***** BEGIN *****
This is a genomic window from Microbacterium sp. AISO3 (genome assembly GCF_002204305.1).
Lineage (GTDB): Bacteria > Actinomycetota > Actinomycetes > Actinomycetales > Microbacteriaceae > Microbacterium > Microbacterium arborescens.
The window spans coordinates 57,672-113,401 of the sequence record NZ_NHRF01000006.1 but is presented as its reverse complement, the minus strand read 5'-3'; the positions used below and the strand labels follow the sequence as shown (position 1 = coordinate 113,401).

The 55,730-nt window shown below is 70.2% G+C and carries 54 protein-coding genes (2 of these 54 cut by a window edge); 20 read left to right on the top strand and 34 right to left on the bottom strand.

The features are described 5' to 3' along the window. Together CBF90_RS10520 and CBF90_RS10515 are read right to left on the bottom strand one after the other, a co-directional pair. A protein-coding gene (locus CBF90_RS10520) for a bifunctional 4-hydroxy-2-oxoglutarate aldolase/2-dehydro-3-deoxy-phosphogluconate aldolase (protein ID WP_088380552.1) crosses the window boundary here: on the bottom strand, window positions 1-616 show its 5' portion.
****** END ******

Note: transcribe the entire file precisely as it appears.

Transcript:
This is a genomic window from Microbacterium sp. AISO3 (genome assembly GCF_002204305.1).
Lineage (GTDB): Bacteria > Actinomycetota > Actinomycetes > Actinomycetales > Microbacteriaceae > Microbacterium > Microbacterium arborescens.
The window spans coordinates 57,672-113,401 of the sequence record NZ_NHRF01000006.1 but is presented as its reverse complement, the minus strand read 5'-3'; the positions used below and the strand labels follow the sequence as shown (position 1 = coordinate 113,401).

The 55,730-nt window shown below is 70.2% G+C and carries 54 protein-coding genes (2 of these 54 cut by a window edge); 20 read left to right on the top strand and 34 right to left on the bottom strand.

The features are described 5' to 3' along the window. Together CBF90_RS10520 and CBF90_RS10515 are read right to left on the bottom strand one after the other, a co-directional pair. A protein-coding gene (locus CBF90_RS10520) for a bifunctional 4-hydroxy-2-oxoglutarate aldolase/2-dehydro-3-deoxy-phosphogluconate aldolase (protein ID WP_088380552.1) crosses the window boundary here: on the bottom strand, window positions 1-616 show its 5' portion.